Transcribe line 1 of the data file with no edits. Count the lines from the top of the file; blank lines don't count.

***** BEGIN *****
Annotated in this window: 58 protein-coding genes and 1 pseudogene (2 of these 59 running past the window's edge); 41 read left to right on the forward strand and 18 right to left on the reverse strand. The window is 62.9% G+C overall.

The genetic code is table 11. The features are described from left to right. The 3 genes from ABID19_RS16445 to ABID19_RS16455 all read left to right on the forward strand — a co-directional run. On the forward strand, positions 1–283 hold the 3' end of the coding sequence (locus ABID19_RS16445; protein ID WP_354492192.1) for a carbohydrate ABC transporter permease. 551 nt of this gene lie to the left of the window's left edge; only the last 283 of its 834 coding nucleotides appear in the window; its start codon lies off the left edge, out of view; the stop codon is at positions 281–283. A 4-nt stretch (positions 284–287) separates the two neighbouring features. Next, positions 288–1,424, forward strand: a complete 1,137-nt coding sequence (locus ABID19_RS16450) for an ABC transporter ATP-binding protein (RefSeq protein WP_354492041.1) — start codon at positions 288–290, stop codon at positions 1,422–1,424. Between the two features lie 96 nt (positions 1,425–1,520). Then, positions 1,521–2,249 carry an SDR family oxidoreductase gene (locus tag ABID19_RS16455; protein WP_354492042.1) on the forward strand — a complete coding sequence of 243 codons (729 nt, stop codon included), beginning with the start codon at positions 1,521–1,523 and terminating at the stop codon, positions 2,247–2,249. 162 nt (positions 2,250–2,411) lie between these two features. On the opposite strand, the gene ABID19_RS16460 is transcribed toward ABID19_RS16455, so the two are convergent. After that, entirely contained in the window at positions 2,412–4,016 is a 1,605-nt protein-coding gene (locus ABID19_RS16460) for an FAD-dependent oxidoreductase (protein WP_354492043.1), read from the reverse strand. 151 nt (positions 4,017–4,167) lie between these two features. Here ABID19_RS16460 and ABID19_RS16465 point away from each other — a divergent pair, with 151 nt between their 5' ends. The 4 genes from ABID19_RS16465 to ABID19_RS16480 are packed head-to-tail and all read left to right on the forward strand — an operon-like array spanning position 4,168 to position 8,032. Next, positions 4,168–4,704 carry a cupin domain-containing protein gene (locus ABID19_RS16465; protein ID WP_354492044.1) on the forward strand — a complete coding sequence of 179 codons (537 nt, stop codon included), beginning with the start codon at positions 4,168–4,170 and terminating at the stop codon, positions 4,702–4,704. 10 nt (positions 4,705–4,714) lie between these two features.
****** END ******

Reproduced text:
Annotated in this window: 58 protein-coding genes and 1 pseudogene (2 of these 59 running past the window's edge); 41 read left to right on the forward strand and 18 right to left on the reverse strand. The window is 62.9% G+C overall.